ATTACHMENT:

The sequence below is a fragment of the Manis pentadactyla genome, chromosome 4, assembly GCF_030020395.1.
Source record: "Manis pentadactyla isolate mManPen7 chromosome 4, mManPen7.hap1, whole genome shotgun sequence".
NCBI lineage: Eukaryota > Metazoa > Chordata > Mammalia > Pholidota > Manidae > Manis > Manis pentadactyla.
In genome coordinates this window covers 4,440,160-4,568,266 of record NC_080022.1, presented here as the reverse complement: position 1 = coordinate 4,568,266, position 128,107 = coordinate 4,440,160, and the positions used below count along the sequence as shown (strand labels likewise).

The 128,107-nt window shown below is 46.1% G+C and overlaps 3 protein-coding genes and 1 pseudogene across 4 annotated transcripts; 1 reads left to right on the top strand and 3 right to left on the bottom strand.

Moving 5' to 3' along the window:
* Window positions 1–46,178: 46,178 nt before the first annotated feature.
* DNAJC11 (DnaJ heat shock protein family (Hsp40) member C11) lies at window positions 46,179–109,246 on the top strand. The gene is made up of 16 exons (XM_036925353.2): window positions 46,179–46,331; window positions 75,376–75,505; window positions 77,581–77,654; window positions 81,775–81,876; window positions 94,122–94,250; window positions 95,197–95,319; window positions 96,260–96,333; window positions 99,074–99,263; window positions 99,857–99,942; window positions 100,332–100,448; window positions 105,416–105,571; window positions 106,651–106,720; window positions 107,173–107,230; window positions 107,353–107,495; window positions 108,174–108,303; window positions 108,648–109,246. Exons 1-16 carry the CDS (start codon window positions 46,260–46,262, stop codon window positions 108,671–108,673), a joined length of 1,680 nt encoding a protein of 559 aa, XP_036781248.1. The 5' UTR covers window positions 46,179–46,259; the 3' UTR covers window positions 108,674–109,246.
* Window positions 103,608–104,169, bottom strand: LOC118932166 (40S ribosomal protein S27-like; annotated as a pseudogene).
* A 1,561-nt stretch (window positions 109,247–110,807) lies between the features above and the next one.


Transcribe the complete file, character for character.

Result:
The sequence below is a fragment of the Manis pentadactyla genome, chromosome 4, assembly GCF_030020395.1.
Source record: "Manis pentadactyla isolate mManPen7 chromosome 4, mManPen7.hap1, whole genome shotgun sequence".
NCBI lineage: Eukaryota > Metazoa > Chordata > Mammalia > Pholidota > Manidae > Manis > Manis pentadactyla.
In genome coordinates this window covers 4,440,160-4,568,266 of record NC_080022.1, presented here as the reverse complement: position 1 = coordinate 4,568,266, position 128,107 = coordinate 4,440,160, and the positions used below count along the sequence as shown (strand labels likewise).

The 128,107-nt window shown below is 46.1% G+C and overlaps 3 protein-coding genes and 1 pseudogene across 4 annotated transcripts; 1 reads left to right on the top strand and 3 right to left on the bottom strand.

Moving 5' to 3' along the window:
* Window positions 1–46,178: 46,178 nt before the first annotated feature.
* DNAJC11 (DnaJ heat shock protein family (Hsp40) member C11) lies at window positions 46,179–109,246 on the top strand. The gene is made up of 16 exons (XM_036925353.2): window positions 46,179–46,331; window positions 75,376–75,505; window positions 77,581–77,654; window positions 81,775–81,876; window positions 94,122–94,250; window positions 95,197–95,319; window positions 96,260–96,333; window positions 99,074–99,263; window positions 99,857–99,942; window positions 100,332–100,448; window positions 105,416–105,571; window positions 106,651–106,720; window positions 107,173–107,230; window positions 107,353–107,495; window positions 108,174–108,303; window positions 108,648–109,246. Exons 1-16 carry the CDS (start codon window positions 46,260–46,262, stop codon window positions 108,671–108,673), a joined length of 1,680 nt encoding a protein of 559 aa, XP_036781248.1. The 5' UTR covers window positions 46,179–46,259; the 3' UTR covers window positions 108,674–109,246.
* Window positions 103,608–104,169, bottom strand: LOC118932166 (40S ribosomal protein S27-like; annotated as a pseudogene).
* A 1,561-nt stretch (window positions 109,247–110,807) lies between the features above and the next one.